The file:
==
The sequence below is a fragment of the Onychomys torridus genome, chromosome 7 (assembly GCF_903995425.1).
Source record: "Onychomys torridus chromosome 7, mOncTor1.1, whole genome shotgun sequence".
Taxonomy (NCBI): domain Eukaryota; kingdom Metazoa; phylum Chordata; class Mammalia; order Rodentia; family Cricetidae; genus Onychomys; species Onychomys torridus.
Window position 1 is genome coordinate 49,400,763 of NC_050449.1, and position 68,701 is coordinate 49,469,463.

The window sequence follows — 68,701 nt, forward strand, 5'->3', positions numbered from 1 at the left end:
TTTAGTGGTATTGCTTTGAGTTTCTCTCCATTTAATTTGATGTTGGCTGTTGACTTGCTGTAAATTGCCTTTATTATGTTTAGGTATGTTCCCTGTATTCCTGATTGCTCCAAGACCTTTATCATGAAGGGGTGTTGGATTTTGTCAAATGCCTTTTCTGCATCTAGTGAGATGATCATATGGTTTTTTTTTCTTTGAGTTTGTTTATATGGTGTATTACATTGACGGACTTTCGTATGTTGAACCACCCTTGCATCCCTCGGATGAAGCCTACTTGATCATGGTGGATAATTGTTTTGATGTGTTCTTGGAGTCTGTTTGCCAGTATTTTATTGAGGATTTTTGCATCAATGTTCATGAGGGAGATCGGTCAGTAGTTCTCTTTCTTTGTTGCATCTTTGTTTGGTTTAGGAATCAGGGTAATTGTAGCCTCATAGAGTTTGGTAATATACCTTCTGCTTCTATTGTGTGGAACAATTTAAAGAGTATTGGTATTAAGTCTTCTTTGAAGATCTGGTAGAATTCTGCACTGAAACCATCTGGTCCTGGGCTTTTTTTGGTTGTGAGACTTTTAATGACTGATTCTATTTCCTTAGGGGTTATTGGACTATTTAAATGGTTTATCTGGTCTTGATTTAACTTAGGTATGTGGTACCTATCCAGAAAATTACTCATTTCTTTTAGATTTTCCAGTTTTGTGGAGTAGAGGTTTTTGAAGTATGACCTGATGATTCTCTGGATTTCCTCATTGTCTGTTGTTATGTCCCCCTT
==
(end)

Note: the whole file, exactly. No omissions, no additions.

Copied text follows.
The sequence below is a fragment of the Onychomys torridus genome, chromosome 7 (assembly GCF_903995425.1).
Source record: "Onychomys torridus chromosome 7, mOncTor1.1, whole genome shotgun sequence".
Taxonomy (NCBI): domain Eukaryota; kingdom Metazoa; phylum Chordata; class Mammalia; order Rodentia; family Cricetidae; genus Onychomys; species Onychomys torridus.
Window position 1 is genome coordinate 49,400,763 of NC_050449.1, and position 68,701 is coordinate 49,469,463.

The window sequence follows — 68,701 nt, forward strand, 5'->3', positions numbered from 1 at the left end:
TTTAGTGGTATTGCTTTGAGTTTCTCTCCATTTAATTTGATGTTGGCTGTTGACTTGCTGTAAATTGCCTTTATTATGTTTAGGTATGTTCCCTGTATTCCTGATTGCTCCAAGACCTTTATCATGAAGGGGTGTTGGATTTTGTCAAATGCCTTTTCTGCATCTAGTGAGATGATCATATGGTTTTTTTTTCTTTGAGTTTGTTTATATGGTGTATTACATTGACGGACTTTCGTATGTTGAACCACCCTTGCATCCCTCGGATGAAGCCTACTTGATCATGGTGGATAATTGTTTTGATGTGTTCTTGGAGTCTGTTTGCCAGTATTTTATTGAGGATTTTTGCATCAATGTTCATGAGGGAGATCGGTCAGTAGTTCTCTTTCTTTGTTGCATCTTTGTTTGGTTTAGGAATCAGGGTAATTGTAGCCTCATAGAGTTTGGTAATATACCTTCTGCTTCTATTGTGTGGAACAATTTAAAGAGTATTGGTATTAAGTCTTCTTTGAAGATCTGGTAGAATTCTGCACTGAAACCATCTGGTCCTGGGCTTTTTTTGGTTGTGAGACTTTTAATGACTGATTCTATTTCCTTAGGGGTTATTGGACTATTTAAATGGTTTATCTGGTCTTGATTTAACTTAGGTATGTGGTACCTATCCAGAAAATTACTCATTTCTTTTAGATTTTCCAGTTTTGTGGAGTAGAGGTTTTTGAAGTATGACCTGATGATTCTCTGGATTTCCTCATTGTCTGTTGTTATGTCCCCCTT